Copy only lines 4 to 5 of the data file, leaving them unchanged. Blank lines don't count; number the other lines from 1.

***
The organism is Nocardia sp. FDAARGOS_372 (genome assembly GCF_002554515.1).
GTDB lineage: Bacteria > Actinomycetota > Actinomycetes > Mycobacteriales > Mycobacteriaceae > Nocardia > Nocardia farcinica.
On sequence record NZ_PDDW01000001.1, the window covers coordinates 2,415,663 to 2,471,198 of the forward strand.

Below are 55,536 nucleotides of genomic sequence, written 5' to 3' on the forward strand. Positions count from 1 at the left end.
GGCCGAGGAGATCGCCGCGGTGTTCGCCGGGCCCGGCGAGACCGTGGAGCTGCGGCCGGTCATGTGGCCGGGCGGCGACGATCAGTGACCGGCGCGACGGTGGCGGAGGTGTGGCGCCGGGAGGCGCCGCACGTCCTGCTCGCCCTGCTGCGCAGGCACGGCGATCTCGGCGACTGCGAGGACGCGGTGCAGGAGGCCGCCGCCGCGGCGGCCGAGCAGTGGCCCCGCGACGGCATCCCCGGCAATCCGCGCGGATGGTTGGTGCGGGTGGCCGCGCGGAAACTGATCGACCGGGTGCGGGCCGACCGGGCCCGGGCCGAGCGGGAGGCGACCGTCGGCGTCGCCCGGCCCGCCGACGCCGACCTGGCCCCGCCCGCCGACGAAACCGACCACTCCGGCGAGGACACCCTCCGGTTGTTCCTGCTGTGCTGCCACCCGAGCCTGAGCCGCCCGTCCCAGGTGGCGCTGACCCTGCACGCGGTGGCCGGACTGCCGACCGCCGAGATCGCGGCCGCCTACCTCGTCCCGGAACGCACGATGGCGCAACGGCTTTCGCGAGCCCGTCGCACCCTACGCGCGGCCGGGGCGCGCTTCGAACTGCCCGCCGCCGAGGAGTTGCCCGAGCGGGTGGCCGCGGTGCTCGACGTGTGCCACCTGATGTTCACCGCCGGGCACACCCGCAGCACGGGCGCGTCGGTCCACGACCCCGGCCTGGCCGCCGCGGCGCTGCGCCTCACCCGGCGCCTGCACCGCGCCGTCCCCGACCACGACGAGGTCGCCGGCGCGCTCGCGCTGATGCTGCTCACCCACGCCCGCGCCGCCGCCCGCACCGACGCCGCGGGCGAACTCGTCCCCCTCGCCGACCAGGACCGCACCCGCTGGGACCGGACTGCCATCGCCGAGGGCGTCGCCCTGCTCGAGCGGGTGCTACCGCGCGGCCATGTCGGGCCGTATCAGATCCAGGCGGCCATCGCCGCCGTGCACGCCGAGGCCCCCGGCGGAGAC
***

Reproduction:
Below are 55,536 nucleotides of genomic sequence, written 5' to 3' on the forward strand. Positions count from 1 at the left end.
GGCCGAGGAGATCGCCGCGGTGTTCGCCGGGCCCGGCGAGACCGTGGAGCTGCGGCCGGTCATGTGGCCGGGCGGCGACGATCAGTGACCGGCGCGACGGTGGCGGAGGTGTGGCGCCGGGAGGCGCCGCACGTCCTGCTCGCCCTGCTGCGCAGGCACGGCGATCTCGGCGACTGCGAGGACGCGGTGCAGGAGGCCGCCGCCGCGGCGGCCGAGCAGTGGCCCCGCGACGGCATCCCCGGCAATCCGCGCGGATGGTTGGTGCGGGTGGCCGCGCGGAAACTGATCGACCGGGTGCGGGCCGACCGGGCCCGGGCCGAGCGGGAGGCGACCGTCGGCGTCGCCCGGCCCGCCGACGCCGACCTGGCCCCGCCCGCCGACGAAACCGACCACTCCGGCGAGGACACCCTCCGGTTGTTCCTGCTGTGCTGCCACCCGAGCCTGAGCCGCCCGTCCCAGGTGGCGCTGACCCTGCACGCGGTGGCCGGACTGCCGACCGCCGAGATCGCGGCCGCCTACCTCGTCCCGGAACGCACGATGGCGCAACGGCTTTCGCGAGCCCGTCGCACCCTACGCGCGGCCGGGGCGCGCTTCGAACTGCCCGCCGCCGAGGAGTTGCCCGAGCGGGTGGCCGCGGTGCTCGACGTGTGCCACCTGATGTTCACCGCCGGGCACACCCGCAGCACGGGCGCGTCGGTCCACGACCCCGGCCTGGCCGCCGCGGCGCTGCGCCTCACCCGGCGCCTGCACCGCGCCGTCCCCGACCACGACGAGGTCGCCGGCGCGCTCGCGCTGATGCTGCTCACCCACGCCCGCGCCGCCGCCCGCACCGACGCCGCGGGCGAACTCGTCCCCCTCGCCGACCAGGACCGCACCCGCTGGGACCGGACTGCCATCGCCGAGGGCGTCGCCCTGCTCGAGCGGGTGCTACCGCGCGGCCATGTCGGGCCGTATCAGATCCAGGCGGCCATCGCCGCCGTGCACGCCGAGGCCCCCGGCGGAGAC